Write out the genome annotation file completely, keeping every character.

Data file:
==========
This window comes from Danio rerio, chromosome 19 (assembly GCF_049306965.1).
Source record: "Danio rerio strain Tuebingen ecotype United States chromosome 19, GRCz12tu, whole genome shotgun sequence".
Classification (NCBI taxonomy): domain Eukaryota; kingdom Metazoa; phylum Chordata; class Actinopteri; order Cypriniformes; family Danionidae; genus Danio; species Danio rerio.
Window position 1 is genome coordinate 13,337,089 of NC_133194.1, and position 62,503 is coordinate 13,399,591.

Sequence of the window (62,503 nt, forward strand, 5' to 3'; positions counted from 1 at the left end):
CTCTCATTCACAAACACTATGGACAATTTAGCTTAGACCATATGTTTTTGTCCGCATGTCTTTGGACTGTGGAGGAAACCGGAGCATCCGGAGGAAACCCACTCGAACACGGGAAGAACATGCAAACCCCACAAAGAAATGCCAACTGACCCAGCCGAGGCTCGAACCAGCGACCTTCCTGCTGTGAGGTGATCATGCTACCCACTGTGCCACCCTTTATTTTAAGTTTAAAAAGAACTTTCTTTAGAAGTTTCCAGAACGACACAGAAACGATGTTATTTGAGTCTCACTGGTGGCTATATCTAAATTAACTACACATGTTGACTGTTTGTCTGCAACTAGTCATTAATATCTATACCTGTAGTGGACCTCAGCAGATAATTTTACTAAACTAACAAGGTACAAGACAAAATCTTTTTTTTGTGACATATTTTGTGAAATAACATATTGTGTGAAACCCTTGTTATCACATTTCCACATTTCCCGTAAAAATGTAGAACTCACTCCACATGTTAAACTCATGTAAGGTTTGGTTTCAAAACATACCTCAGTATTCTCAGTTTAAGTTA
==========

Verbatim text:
This window comes from Danio rerio, chromosome 19 (assembly GCF_049306965.1).
Source record: "Danio rerio strain Tuebingen ecotype United States chromosome 19, GRCz12tu, whole genome shotgun sequence".
Classification (NCBI taxonomy): domain Eukaryota; kingdom Metazoa; phylum Chordata; class Actinopteri; order Cypriniformes; family Danionidae; genus Danio; species Danio rerio.
Window position 1 is genome coordinate 13,337,089 of NC_133194.1, and position 62,503 is coordinate 13,399,591.

Sequence of the window (62,503 nt, forward strand, 5' to 3'; positions counted from 1 at the left end):
CTCTCATTCACAAACACTATGGACAATTTAGCTTAGACCATATGTTTTTGTCCGCATGTCTTTGGACTGTGGAGGAAACCGGAGCATCCGGAGGAAACCCACTCGAACACGGGAAGAACATGCAAACCCCACAAAGAAATGCCAACTGACCCAGCCGAGGCTCGAACCAGCGACCTTCCTGCTGTGAGGTGATCATGCTACCCACTGTGCCACCCTTTATTTTAAGTTTAAAAAGAACTTTCTTTAGAAGTTTCCAGAACGACACAGAAACGATGTTATTTGAGTCTCACTGGTGGCTATATCTAAATTAACTACACATGTTGACTGTTTGTCTGCAACTAGTCATTAATATCTATACCTGTAGTGGACCTCAGCAGATAATTTTACTAAACTAACAAGGTACAAGACAAAATCTTTTTTTTGTGACATATTTTGTGAAATAACATATTGTGTGAAACCCTTGTTATCACATTTCCACATTTCCCGTAAAAATGTAGAACTCACTCCACATGTTAAACTCATGTAAGGTTTGGTTTCAAAACATACCTCAGTATTCTCAGTTTAAGTTA